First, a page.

by: Ethan Yerks (TheDeaditeKnight)
Lately I have been feeling a large pull to play Nintendo games…and I think I know why. It’s obvious that with the Nintendo Switch coming out in March there are many fans that are excited for the future of Nintendo as a brand. Knowing we have a new Zelda and Mario on the way there is good reason to be optimistic. It would be a big misstep by Nintendo for them to not preserve the few successes of the 4 year run of the Wii U in the form of ports. With the massive failure of the Wii U, there are many great titles like Donkey Kong Country: Tropical Freeze, Mario Kart 8, Splatoon, and Captain Toad: Treasure Tracker that fans can hope will be ported to the new Switch platform.
All that being said, I do not believe it is my excitement for the Switch that is giving me Nintendo fever. I believe I have the same heart strings being pulled as the 100 thousand plus Nintendo fans that bought the NES Classic: nostalgia. For many, nostalgia is about comfort and stability. I know, for me, I had a life-changing year in 2016. I left the radio business (and the 10 plus years of hard work and dreams that went with it) to dedicate my efforts to the new dream of GameZilla. I switched to two different jobs in a new field, moved two times, and married the girl of my dreams. Thinking about it, it makes sense that subconsciously I would want to engage with something from the past.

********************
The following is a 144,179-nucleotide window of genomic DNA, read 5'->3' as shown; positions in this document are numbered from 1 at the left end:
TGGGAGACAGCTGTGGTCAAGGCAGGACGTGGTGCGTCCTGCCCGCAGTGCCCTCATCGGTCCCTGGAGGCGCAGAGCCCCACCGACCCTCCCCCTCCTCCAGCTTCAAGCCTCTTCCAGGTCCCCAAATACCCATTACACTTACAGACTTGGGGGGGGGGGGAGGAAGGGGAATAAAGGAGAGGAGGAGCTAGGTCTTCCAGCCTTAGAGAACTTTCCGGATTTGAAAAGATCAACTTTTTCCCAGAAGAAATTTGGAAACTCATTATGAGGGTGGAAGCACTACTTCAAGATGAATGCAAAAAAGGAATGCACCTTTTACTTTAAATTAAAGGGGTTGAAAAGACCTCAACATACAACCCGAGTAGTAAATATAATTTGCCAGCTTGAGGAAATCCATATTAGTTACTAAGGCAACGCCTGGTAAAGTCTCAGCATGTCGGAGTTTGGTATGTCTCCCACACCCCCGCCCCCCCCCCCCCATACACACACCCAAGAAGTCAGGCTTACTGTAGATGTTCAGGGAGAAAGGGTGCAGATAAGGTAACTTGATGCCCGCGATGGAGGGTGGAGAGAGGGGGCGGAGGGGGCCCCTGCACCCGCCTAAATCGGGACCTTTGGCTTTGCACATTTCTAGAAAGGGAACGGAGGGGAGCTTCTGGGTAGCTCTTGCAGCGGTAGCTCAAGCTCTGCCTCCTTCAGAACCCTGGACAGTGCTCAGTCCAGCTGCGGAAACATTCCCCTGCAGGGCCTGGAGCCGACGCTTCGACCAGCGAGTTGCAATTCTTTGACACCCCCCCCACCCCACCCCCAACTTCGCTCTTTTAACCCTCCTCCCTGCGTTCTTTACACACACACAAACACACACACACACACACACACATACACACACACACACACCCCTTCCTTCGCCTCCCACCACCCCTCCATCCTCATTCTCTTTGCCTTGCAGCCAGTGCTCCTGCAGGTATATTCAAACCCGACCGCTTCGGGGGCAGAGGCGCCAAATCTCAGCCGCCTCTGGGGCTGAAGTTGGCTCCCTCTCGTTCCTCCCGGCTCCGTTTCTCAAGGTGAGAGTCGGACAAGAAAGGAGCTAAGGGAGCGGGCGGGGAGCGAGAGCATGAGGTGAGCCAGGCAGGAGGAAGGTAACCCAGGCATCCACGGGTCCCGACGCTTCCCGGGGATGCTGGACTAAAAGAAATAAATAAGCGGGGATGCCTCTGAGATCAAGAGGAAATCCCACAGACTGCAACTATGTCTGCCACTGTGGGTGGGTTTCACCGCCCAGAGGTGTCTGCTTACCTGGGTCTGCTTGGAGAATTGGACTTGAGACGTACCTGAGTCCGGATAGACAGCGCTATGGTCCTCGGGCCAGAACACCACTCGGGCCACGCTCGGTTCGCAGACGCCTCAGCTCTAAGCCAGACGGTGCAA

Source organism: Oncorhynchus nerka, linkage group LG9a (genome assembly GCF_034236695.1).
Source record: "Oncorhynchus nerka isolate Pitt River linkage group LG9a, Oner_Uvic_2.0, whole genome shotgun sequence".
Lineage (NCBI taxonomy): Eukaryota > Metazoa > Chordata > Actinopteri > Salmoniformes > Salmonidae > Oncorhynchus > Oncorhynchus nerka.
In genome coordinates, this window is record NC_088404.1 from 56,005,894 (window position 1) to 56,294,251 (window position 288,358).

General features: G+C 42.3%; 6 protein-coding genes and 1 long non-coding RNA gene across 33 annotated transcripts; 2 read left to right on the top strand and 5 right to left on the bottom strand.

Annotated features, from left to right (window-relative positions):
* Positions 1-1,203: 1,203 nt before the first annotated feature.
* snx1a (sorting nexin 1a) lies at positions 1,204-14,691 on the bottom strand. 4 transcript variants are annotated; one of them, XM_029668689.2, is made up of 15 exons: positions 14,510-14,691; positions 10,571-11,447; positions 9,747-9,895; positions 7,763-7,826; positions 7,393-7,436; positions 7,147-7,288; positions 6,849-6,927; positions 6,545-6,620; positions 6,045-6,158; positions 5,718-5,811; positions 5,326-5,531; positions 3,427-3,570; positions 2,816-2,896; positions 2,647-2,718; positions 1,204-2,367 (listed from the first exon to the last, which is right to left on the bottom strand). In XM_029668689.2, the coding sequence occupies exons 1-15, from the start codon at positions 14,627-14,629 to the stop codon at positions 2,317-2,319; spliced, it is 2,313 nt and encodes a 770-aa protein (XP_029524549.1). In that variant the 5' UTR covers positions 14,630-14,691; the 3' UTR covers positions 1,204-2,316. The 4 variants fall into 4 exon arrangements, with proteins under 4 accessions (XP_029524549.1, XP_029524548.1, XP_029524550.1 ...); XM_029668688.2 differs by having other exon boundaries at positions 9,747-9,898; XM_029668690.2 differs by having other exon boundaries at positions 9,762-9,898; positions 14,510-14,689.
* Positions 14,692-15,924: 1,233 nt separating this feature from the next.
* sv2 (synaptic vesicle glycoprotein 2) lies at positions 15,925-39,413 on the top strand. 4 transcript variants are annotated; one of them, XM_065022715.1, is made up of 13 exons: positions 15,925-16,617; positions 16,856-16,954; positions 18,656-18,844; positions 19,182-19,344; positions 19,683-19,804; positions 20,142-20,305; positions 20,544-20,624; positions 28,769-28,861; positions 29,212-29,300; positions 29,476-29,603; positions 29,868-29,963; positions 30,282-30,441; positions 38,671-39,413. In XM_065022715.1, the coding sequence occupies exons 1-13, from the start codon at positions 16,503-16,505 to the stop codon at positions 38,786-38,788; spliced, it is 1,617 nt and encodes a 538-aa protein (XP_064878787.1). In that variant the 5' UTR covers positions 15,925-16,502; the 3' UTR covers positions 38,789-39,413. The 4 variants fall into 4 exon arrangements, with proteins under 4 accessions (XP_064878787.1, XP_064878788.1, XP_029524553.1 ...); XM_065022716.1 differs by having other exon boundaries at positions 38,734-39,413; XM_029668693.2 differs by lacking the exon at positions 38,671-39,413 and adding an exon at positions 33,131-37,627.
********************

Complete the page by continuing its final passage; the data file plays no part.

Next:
I have been loving the fresh but familiar fun that is Mario Maker, and the fast-paced micro memories I get while playing NES Remix. What I did not expect is this desire for retrieved memories from 2006-2009… The Wii. I have so badly wanted to restart Twilight Princess, go back and unlock the fighters I missed in Super Smash Bros. Brawl, get the wheel grip out and race in Mario Kart Wii, and even play hours of Wii Sports.
For many, the Wii was a system that was quickly dismissed as a gimmick, or a kids' system. For me, it was my primary game system from 2006-2013 and now, a decade after its launch, I am ready to relive the Wii memories. We are now in the time frame where I believe gamers are starting to look upon their time with the Wii and the memories they made with it in the same way that many my age (late 20s) look back at the beloved N64. I believe it is time to embrace the Wii and preserve its place in game history and in our hearts.
So, my friend, grab your AA batteries, dust off all the crappy clip-on peripherals you bought, and join me in celebrating the Wii, as we remember the last great era of Nintendo in anticipation of what we hope will be their next great era.
Let’s Play Wii